If you wanted to explore the data collected by my instance of heralding, you can download my log file here: here.
Lastly, consider donating to the Honeynet Project:
Borderless Threat Intelligence - using External Threat Intelligence for Brand and Supply Chain Monitoring
This past year was the year of the data breach. Large and small organizations across every industry vertical were impacted by compromises that ranged from theft of PII, intellectual property, and financial information to publication of entire backend databases and email spools.
The data from these breaches often wound up being exposed publicly, exchanged or sold on underground markets, or simply leveraged to breach other organizations.
Many of these breaches have cascading effects due to the transitive nature of security that exists across companies, as the rely on critical business partners, subsidiaries and other organizations whose services are trusted.
Additionally, password reuse across customer accounts involved in a third-party data dump could enable unauthorized access to another business’ assets.
Threat intelligence can be used to gain visibility and combat some of these issues. External threat intelligence can be leveraged to use information about events not occurring on your own network in order to detect breaches or threats to your brand or supply chains. Below are some specific items that can help:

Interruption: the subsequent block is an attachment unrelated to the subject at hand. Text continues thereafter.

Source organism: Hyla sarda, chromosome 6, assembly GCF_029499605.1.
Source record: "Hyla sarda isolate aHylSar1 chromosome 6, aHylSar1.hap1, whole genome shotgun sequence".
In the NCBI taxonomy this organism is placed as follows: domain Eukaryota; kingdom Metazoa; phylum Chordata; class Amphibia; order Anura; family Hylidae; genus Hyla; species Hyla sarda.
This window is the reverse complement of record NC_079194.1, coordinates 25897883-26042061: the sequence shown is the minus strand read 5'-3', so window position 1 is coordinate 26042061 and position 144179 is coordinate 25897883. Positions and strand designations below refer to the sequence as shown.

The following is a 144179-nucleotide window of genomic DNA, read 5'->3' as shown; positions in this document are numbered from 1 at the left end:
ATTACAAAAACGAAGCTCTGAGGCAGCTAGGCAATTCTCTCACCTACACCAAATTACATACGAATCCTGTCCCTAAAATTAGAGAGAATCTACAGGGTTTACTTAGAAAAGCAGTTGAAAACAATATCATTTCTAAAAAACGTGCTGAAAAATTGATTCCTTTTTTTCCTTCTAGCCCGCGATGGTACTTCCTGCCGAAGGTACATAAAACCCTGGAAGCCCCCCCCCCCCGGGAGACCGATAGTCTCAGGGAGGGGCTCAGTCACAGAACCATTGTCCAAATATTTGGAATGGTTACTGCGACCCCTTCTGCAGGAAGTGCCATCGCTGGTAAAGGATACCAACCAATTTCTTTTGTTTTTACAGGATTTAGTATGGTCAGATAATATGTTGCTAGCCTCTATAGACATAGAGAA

Suspicious Domain Name Monitoring
Adversaries are increasingly acquiring domain names that resemble either a company they want to target or a brand they want to leverage to social engineer victims. Registering typo squatted domains and homoglyph domains is not new and there are some great open source tools, such as urlcrazy and dnstwist, to do this.
However, many organizations are not monitoring for the presence of these domains in their environment or the registrations of these domains as they occur.
Adversaries often use the following techniques when acquiring these domains – here are some examples techniques applied to the domain “threatstream.com”:
Keyboard Typo – threststream.com
Character omission – theatstream.com, threatsteam.com
Character insertion – threattstream.com, threatsstream.com
Homoglyph – threatstrearn.com, threatstreann.com
Character Swap – threatstraem.com